An estimated 53% of infants under the age of 1 have a serious milk allergy problem. That number eventually starts dropping as most kids begin to outgrow it. It may feel scary to some adults but if properly handled, most kids won’t suffer any lasting repercussions from this issue. In this blog, we’re going to talk about the milk ladder, what it is and what recipes you can follow. You can follow a milk ladder approach if your child has a confirmed allergy and after you’ve discussed it with a health professional.
What is a milk ladder?
A milk ladder is a way to introduce milk to the child’s diet. It is a gradual process, in which the child drinks milk products with different fat content at different times. The milk ladder is mainly used to establish whether your child’s allergies remain or if they have outgrown them. Many kids with cow milk protein allergy will eventually outgrow their reaction to this compound — mostly between the ages of one or three years.
The milk ladder approach, which in many cases will be introduced by your dietitian or doctor, is a way to test your child’s current reaction to milk. It will allow you to reintroduce cow’s milk into their diet.
Most kids can start this process between the ages of 9 months and older — you should first consult with your pediatrician. It’s also incredibly important to understand that there is still a small possibility that your child will react negatively to fresh cow milk, or different foods containing the products, as such it is highly recommended that you consider the following precaution before starting a milk allergy ladder:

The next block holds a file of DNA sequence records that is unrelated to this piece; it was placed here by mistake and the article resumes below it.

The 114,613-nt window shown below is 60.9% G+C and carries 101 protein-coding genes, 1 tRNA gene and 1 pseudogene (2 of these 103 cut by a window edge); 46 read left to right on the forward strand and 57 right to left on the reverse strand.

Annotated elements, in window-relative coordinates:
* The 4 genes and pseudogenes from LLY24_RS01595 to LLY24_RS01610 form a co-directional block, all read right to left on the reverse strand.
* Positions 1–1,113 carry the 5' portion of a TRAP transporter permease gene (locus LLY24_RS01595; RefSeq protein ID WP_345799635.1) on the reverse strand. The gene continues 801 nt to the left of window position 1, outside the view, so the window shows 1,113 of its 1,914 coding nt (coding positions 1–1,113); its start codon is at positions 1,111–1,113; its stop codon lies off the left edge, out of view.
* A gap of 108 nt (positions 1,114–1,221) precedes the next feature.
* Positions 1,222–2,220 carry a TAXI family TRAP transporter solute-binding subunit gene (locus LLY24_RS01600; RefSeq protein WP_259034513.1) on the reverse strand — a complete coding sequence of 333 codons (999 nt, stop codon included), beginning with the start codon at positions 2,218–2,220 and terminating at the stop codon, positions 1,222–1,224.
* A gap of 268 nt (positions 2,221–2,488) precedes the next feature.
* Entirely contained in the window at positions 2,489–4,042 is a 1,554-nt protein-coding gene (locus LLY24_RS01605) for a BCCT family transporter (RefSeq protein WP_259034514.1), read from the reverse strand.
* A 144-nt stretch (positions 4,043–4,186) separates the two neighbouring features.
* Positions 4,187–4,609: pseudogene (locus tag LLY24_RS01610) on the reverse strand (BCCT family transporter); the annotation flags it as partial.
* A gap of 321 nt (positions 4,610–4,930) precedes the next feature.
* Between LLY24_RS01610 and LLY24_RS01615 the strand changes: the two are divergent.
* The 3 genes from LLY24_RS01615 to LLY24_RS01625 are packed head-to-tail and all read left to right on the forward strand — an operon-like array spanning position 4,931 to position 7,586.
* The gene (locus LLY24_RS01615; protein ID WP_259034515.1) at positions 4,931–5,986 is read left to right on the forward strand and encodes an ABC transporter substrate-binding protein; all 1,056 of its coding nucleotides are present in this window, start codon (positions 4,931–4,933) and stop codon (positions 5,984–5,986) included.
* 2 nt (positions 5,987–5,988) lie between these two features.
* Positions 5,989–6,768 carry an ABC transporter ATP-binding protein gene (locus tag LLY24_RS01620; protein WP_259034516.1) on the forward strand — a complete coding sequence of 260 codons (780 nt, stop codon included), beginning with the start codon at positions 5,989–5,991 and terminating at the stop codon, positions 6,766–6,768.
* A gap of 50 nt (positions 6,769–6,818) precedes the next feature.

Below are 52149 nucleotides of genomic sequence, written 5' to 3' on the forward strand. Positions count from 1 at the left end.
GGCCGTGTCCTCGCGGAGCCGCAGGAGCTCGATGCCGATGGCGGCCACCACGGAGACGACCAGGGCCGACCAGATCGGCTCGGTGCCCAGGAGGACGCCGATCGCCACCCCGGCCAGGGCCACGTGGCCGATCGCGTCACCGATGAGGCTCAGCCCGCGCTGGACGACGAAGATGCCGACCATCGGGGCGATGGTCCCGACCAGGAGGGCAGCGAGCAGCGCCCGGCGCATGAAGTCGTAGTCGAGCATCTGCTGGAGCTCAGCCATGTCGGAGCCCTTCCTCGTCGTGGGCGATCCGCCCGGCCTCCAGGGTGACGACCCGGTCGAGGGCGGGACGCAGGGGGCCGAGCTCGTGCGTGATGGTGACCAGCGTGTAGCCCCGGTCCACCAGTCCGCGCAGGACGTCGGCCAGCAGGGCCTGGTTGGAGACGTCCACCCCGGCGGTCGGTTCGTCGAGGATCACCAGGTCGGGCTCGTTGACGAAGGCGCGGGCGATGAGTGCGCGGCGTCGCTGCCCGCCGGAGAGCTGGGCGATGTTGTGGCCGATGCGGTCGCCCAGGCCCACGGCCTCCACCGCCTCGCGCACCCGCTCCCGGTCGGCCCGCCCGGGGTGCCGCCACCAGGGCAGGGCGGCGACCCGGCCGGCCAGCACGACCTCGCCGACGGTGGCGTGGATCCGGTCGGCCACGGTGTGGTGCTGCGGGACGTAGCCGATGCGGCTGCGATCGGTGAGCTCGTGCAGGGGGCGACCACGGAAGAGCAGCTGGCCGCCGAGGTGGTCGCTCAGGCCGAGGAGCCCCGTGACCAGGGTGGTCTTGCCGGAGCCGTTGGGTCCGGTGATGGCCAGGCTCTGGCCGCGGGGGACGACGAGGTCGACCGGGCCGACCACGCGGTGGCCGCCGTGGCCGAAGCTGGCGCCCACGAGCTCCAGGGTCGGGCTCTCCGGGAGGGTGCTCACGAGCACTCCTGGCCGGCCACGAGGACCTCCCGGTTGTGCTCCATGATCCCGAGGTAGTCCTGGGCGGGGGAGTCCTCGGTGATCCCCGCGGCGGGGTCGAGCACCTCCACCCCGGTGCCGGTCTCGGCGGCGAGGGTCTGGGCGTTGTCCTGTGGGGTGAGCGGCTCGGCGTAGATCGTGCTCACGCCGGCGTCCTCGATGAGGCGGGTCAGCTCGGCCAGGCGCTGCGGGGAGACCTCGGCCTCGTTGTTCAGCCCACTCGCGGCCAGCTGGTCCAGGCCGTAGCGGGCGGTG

- Only start the milk ladder plan when your child is healthy. Make sure that they don’t exhibit any rashes, eczemas, tummy aches, fevers, or anything in between.
- Start once they have had a couple of months without any reaction to dairy products.
- If your child has had a chest infection or a cold, or any sort of illness, wait a bit before commencing with the milk ladder plan.
- Always try to start the plan in the morning or mid-day, around lunchtime. This ensures that you can monitor your child during the day and take notes on their reaction to milk.
- The milk ladder plan normally stays with foods that are highly processed — it’s important to make sure that your child can tolerate these foods before moving to the next rung.
Also, some kids may not react to processed foods with milk content – say cookies, cakes, biscuits, etc – but get allergic symptoms if you give them fresh cow’s milk. In this case, put a break from the milk ladder process, and talk to your doctor or dietitian. Your child, it’s important to note, isn’t allergic to milk — they are allergic to the proteins in it. When foods are processed, say by heating, these proteins might break up. This means that it won’t trigger your child’s allergies.
There are two offending proteins:
- Whey Protein.
Your child might not be allergic to both.
The end goal of a milk ladder plan is to safely introduce dairy products into your child’s diet. Give them the vitamins and minerals those products have in abundance while also liberating you of the stress inherent to carefully planning your child’s meals — trying not to slip up and spark their allergies.